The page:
Schools that offer work-related GCSEs are being left in limbo as courses are withdrawn to make way for the new vocational exams due to start in 2002.
Last week, Education Secretary David Blunkett put work-related studies at the top of the Government's agenda. Yet one west London school is facing up to scrapping its GCSE in automotive design and technology - despite specialising in the area for 22 years.
The GCSE taught at Abbotsfield school, in the London borough of Hillingdon, is one of 30 that will be axed by the Qualifications and Curriculum Authority from next year. The school wants to offer a certificate in vehicle studies instead but the QCA has yet to accredit the qualification.
Abbotsfield is now facing the prospect of withdrawing car classes from 14-year-olds who are choosing their GCSE options now. Exams officer Tony Lockwood said expertise in the subject would be lost and equipment mothballed.
"We have a motor vehicle bay and a supply of scrap cars but we just don't know where we stand for next year. Only last week the Government was shouting about vocational courses. Butsuccessful courses are being scrapped. Other design and technology options don't offer what we want," he said.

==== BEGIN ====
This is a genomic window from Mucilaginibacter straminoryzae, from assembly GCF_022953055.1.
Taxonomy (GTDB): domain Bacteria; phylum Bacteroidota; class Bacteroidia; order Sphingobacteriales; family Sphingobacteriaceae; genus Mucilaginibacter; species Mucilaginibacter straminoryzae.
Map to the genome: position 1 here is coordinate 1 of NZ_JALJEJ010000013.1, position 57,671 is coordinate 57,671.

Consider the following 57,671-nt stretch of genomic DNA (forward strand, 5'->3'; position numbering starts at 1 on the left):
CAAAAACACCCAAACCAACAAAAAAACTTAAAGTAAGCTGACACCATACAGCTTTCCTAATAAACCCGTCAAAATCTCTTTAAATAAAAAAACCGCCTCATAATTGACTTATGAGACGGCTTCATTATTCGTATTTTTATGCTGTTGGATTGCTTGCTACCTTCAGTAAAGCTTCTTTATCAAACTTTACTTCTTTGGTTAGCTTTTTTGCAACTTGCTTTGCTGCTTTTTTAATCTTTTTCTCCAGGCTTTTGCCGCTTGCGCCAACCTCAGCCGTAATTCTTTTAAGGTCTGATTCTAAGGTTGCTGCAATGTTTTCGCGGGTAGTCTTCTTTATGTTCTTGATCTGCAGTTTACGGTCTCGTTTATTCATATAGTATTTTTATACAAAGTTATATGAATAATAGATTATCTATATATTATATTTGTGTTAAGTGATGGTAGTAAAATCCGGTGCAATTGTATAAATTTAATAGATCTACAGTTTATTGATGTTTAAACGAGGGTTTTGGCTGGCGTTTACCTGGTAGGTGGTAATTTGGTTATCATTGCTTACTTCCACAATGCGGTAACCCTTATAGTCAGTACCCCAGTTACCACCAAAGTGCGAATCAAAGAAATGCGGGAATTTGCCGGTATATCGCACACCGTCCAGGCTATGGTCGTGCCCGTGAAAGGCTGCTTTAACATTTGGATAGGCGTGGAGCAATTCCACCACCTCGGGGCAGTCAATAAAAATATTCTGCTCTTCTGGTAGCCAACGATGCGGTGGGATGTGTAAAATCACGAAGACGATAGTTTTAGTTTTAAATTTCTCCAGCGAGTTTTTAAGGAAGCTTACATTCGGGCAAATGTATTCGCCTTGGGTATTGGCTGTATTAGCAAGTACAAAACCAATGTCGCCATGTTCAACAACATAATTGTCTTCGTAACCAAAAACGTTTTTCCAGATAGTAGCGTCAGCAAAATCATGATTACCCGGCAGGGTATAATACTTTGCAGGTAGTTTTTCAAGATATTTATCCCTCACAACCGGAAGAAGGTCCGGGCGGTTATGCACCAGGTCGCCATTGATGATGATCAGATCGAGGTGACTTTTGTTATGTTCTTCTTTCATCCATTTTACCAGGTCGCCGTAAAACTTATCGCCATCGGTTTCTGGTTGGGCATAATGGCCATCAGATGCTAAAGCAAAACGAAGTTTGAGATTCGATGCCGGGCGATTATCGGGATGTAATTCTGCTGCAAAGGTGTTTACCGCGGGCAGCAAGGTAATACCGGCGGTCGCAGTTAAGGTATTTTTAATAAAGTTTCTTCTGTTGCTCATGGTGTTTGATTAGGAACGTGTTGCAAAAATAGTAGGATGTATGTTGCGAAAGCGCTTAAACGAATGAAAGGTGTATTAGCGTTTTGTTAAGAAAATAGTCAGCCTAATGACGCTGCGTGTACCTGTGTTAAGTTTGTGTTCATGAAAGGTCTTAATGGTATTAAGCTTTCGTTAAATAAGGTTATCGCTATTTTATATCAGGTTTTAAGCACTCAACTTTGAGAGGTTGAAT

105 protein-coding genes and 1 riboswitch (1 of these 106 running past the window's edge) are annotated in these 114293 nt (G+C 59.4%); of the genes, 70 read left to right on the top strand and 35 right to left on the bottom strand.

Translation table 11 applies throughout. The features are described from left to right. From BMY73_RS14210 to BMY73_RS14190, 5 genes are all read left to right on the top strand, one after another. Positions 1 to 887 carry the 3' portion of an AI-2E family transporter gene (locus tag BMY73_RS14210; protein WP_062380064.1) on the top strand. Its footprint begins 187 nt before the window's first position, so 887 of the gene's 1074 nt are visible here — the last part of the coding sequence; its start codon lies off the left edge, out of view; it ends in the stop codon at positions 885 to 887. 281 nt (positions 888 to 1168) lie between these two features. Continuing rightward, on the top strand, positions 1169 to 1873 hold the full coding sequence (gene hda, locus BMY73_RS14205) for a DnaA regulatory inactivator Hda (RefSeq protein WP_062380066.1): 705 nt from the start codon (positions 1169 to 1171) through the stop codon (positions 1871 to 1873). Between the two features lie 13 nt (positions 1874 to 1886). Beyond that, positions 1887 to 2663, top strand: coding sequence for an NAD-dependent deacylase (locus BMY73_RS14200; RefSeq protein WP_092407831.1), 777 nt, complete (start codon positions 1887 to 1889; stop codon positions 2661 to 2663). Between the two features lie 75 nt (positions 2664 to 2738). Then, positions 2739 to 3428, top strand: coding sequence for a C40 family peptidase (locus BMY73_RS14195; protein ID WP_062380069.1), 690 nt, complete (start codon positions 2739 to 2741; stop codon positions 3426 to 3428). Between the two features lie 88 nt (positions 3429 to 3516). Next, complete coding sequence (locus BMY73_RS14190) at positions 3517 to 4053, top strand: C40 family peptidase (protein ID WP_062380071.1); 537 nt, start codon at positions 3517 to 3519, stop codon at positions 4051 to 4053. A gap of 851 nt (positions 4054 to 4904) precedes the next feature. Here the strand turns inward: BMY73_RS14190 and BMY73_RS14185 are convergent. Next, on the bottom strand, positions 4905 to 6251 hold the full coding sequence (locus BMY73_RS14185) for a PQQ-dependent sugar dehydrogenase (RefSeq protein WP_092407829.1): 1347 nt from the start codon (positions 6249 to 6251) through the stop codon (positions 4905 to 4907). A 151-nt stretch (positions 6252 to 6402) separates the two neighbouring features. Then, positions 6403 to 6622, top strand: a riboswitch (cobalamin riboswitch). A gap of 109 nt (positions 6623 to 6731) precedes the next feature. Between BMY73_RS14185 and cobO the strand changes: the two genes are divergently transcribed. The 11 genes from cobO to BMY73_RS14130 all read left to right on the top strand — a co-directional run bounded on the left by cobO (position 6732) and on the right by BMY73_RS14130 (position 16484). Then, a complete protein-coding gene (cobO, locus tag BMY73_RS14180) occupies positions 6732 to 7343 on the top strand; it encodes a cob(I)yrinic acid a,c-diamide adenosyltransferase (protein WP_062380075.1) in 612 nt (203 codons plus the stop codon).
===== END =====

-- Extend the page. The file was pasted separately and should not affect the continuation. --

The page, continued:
Many of the GCSEs on the QCA hitlist have a work-related element such as car design, farming and nautical studies.
But schools have no idea what new subjects will be on offer and if the replacement qualifications will cover the same ground as the old ones.
Last week, Mr Blunkett said the work-related GCSEs would be on a par with academic courses and bring vocational education into the mainstream where it belonged.
But John Dunford, general secretary of the Secondary Heads Association, said Abbotsfield's experience illustrated the lack of a coherent post-14 qualification structure.
"The fact that some vocational qualifications have been abolished before the new ones are even on the drawing board has left some schools facing a high level of uncertainty."
A spokesman for the QCA said there was no gap in provision.
"There are GCSE and entry level courses in design and technology (resistant materials) that offer elements of automotive study. Schools will have been informed about alternative provision by awarding bodies and sent new specifications."